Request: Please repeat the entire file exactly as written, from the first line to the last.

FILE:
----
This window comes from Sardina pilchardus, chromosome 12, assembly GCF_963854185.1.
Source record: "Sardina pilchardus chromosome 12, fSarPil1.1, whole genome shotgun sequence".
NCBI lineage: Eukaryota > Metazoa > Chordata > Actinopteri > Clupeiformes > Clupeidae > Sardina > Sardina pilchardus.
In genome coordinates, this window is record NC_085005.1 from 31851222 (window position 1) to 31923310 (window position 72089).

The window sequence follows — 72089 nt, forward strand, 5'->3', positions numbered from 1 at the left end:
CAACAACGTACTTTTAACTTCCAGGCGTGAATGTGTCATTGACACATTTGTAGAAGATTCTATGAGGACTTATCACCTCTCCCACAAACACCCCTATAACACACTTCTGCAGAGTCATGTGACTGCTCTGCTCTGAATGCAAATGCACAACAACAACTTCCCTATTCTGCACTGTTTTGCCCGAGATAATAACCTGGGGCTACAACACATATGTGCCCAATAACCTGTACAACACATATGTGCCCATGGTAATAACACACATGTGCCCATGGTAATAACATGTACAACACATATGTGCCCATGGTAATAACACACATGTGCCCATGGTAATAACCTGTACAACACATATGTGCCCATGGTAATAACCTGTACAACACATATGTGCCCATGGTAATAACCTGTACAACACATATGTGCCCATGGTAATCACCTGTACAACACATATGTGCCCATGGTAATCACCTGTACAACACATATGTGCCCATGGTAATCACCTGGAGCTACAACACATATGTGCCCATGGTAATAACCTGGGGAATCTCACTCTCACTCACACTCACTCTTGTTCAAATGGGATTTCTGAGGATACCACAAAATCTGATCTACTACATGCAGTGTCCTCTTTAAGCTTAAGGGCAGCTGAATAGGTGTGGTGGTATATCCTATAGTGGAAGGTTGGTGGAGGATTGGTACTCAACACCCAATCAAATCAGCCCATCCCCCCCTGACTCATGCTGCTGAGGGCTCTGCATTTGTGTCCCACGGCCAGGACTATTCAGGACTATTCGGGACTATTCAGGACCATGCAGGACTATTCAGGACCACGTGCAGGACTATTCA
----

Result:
This window comes from Sardina pilchardus, chromosome 12, assembly GCF_963854185.1.
Source record: "Sardina pilchardus chromosome 12, fSarPil1.1, whole genome shotgun sequence".
NCBI lineage: Eukaryota > Metazoa > Chordata > Actinopteri > Clupeiformes > Clupeidae > Sardina > Sardina pilchardus.
In genome coordinates, this window is record NC_085005.1 from 31851222 (window position 1) to 31923310 (window position 72089).

The window sequence follows — 72089 nt, forward strand, 5'->3', positions numbered from 1 at the left end:
CAACAACGTACTTTTAACTTCCAGGCGTGAATGTGTCATTGACACATTTGTAGAAGATTCTATGAGGACTTATCACCTCTCCCACAAACACCCCTATAACACACTTCTGCAGAGTCATGTGACTGCTCTGCTCTGAATGCAAATGCACAACAACAACTTCCCTATTCTGCACTGTTTTGCCCGAGATAATAACCTGGGGCTACAACACATATGTGCCCAATAACCTGTACAACACATATGTGCCCATGGTAATAACACACATGTGCCCATGGTAATAACATGTACAACACATATGTGCCCATGGTAATAACACACATGTGCCCATGGTAATAACCTGTACAACACATATGTGCCCATGGTAATAACCTGTACAACACATATGTGCCCATGGTAATAACCTGTACAACACATATGTGCCCATGGTAATCACCTGTACAACACATATGTGCCCATGGTAATCACCTGTACAACACATATGTGCCCATGGTAATCACCTGGAGCTACAACACATATGTGCCCATGGTAATAACCTGGGGAATCTCACTCTCACTCACACTCACTCTTGTTCAAATGGGATTTCTGAGGATACCACAAAATCTGATCTACTACATGCAGTGTCCTCTTTAAGCTTAAGGGCAGCTGAATAGGTGTGGTGGTATATCCTATAGTGGAAGGTTGGTGGAGGATTGGTACTCAACACCCAATCAAATCAGCCCATCCCCCCCTGACTCATGCTGCTGAGGGCTCTGCATTTGTGTCCCACGGCCAGGACTATTCAGGACTATTCGGGACTATTCAGGACCATGCAGGACTATTCAGGACCACGTGCAGGACTATTCA